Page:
With school back in full swing, school officials must take care to comply with the Individuals with Disabilities Education Act (IDEA) and Section 504 of the Rehabilitation Act to identify students with disabilities who may require special education and related services.
The IDEA and its implementing regulations place an affirmative duty on public schools to ensure that all students with disabilities who need special education and related services are “identified, located, and evaluated.” This mandate is commonly called the school’s “child find” obligation. Schools must have policies and procedures in effect that ensure that all students with disabilities are identified, located, and evaluated. Those obligations are ongoing and apply to any student who is suspected of having a disability, including students who may “fly under the radar,” such as students who are advancing from grade to grade or students who are considered “highly mobile” (i.e., migrant children).
Parents do not have to request an evaluation for their child to trigger the school’s child find obligation. Rather, schools must watch for signs of potential disability and take action when those signs are present. Courts have held that school officials who overlook clear signs of a disability violate the IDEA’s child find obligation.
Once a student is identified as potentially eligible for services, the student should be referred for an evaluation to determine eligibility. If school officials suspect that a student has a disability, the school must seek parental consent to evaluate the student within a reasonable time period. If a parent refuses to consent to an initial evaluation, the school may, but is not required to, use the IDEA’s consent override procedures.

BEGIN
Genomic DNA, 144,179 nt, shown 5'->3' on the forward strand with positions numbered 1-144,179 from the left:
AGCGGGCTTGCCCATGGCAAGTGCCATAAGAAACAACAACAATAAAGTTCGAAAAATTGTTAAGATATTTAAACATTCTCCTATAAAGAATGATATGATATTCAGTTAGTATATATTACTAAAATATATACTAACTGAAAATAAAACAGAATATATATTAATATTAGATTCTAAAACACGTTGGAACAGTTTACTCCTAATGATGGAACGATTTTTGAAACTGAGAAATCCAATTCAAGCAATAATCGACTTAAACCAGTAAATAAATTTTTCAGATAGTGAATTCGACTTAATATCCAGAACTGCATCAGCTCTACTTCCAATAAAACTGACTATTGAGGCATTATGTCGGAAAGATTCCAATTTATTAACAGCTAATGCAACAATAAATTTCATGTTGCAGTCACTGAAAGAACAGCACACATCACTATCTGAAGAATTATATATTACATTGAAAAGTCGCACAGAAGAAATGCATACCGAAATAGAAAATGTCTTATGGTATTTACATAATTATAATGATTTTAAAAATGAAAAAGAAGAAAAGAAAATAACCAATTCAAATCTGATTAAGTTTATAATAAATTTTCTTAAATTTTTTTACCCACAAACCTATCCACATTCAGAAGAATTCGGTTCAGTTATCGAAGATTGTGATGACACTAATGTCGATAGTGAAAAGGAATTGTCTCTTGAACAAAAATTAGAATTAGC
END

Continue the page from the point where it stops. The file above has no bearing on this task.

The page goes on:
Section 504 Requirements
Section 504 of the Rehabilitation Act also has a child find obligation that requires schools to annually “undertake to identify and locate every qualified [individual with a disability] residing in [the school’s] jurisdiction who is not receiving a public education.” Further, schools must evaluate students “who because of a [disability] need or are believed to need special education or related services.” This broad obligation applies to resident students who attend private schools, students in hospitals, and homeless students. Section 504 obligations, however, do not specify how schools must conduct “child find” for these students.
Like the IDEA, Section 504’s child find obligation is not only triggered when a student’s parent requests an evaluation. Hearing officers have found schools to be in violation of Section 504 for failing to evaluate students when they had reason to suspect a disability. For example, a school violated Section 504 when it failed to evaluate a student after the student’s father provided medical documentation supporting the student’s depression diagnosis. Another court found that a school should have conducted an evaluation when a student with cerebral palsy began using a wheelchair.
School officials also must ensure that they are not side stepping their Section 504 child find obligations by relying on an individual health plan to support students who may be Section 504 eligible. The U.S. Department of Education’s Office for Civil Rights found that the presence of an individual health plan does not negate the need to evaluate a student to determine the student’s Section 504 eligibility. A school’s failure to do so may amount to a denial of a free appropriate public education.
As the school year progresses, school officials should watch for red flags that may require a closer examination of whether a student is a student with a disability under the IDEA or Section 504. Red flags may include students:
Failing to timely identify and evaluate students with disabilities under IDEA or Section 504 can have serious consequences for a school, including, but not limited to, compensatory education or tuition reimbursement claims beginning from when school officials first should have suspected that a student had a disability.